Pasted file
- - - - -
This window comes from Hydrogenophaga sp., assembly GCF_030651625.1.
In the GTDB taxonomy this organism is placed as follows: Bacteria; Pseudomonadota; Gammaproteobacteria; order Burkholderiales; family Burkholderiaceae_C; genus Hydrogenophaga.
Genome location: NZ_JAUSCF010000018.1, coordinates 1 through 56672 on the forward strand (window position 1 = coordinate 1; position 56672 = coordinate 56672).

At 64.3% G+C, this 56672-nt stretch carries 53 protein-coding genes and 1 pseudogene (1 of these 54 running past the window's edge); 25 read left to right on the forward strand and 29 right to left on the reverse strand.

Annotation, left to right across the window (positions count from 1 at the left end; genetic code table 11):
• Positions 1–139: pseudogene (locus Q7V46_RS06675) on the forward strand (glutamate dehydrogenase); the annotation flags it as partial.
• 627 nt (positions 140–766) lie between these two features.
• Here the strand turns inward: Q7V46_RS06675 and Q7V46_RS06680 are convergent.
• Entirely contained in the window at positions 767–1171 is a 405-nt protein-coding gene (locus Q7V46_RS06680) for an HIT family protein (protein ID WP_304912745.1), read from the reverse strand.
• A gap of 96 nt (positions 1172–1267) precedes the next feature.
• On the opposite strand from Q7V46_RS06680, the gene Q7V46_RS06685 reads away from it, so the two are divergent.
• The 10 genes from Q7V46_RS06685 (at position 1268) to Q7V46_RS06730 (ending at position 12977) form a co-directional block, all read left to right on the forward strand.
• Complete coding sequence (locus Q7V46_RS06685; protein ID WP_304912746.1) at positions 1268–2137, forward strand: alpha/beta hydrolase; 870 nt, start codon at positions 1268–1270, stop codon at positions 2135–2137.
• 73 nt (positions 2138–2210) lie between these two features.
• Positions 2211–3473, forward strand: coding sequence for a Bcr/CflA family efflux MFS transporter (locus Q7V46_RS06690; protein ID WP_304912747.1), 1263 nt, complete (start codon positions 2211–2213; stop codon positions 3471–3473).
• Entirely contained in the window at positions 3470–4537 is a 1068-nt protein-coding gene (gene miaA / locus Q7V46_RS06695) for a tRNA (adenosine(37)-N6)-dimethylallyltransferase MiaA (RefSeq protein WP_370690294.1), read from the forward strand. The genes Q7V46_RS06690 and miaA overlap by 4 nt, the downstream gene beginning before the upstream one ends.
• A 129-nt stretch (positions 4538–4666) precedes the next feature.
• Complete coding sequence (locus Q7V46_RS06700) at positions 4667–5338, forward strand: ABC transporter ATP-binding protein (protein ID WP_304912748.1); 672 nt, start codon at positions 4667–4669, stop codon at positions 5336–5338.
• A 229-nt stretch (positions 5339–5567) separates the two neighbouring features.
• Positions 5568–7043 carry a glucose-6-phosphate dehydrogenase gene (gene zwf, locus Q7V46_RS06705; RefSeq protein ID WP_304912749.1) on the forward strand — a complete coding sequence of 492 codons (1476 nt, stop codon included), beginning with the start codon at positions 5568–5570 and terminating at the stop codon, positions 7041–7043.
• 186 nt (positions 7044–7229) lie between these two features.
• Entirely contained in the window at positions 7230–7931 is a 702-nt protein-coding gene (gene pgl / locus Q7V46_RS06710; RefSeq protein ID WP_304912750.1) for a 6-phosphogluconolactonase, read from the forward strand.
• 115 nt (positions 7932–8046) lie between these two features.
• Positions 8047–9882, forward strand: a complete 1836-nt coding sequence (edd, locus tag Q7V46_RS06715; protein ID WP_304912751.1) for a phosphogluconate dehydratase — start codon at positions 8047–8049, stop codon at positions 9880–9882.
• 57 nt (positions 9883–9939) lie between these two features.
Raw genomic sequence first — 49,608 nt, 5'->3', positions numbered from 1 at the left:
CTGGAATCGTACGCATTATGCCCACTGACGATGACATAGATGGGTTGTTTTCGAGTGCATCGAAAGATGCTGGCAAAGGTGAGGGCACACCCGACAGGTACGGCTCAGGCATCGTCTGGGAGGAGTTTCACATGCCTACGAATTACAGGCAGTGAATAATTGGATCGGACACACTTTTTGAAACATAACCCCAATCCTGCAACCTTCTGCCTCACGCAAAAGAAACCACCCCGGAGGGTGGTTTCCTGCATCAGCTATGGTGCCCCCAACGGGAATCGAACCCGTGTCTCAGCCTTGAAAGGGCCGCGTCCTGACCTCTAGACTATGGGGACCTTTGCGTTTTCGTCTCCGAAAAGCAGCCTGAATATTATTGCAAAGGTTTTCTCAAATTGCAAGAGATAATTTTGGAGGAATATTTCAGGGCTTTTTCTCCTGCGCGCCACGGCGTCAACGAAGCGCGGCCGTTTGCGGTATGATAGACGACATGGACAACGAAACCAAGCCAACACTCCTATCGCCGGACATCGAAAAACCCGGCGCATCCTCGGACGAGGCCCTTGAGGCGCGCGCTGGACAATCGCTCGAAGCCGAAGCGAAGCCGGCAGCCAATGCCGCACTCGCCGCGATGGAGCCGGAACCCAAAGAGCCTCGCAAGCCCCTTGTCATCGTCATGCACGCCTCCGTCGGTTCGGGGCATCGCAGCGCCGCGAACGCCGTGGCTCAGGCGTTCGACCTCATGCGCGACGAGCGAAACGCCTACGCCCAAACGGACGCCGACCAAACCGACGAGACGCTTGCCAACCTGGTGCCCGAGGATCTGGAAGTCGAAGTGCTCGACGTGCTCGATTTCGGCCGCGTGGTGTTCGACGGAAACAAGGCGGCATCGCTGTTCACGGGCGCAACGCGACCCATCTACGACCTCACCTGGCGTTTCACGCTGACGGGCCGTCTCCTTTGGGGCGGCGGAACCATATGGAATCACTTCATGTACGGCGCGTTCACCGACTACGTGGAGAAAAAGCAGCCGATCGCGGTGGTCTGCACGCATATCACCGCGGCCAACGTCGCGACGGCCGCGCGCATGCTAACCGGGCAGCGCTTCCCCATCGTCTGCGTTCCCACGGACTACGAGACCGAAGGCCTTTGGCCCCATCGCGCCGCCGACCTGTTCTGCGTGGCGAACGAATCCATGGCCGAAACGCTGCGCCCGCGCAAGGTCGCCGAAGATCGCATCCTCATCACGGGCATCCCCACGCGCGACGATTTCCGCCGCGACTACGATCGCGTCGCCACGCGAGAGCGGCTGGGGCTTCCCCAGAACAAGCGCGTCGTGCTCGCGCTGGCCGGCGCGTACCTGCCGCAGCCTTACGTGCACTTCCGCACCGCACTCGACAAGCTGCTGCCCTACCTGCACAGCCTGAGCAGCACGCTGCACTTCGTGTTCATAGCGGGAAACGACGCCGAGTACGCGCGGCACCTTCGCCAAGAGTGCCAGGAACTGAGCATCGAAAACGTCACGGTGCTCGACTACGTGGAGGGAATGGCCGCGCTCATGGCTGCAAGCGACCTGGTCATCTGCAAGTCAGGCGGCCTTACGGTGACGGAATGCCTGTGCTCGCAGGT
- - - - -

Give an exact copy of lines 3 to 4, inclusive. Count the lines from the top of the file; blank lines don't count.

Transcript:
Genome location: NZ_JAUSCF010000018.1, coordinates 1 through 56672 on the forward strand (window position 1 = coordinate 1; position 56672 = coordinate 56672).

At 64.3% G+C, this 56672-nt stretch carries 53 protein-coding genes and 1 pseudogene (1 of these 54 running past the window's edge); 25 read left to right on the forward strand and 29 right to left on the reverse strand.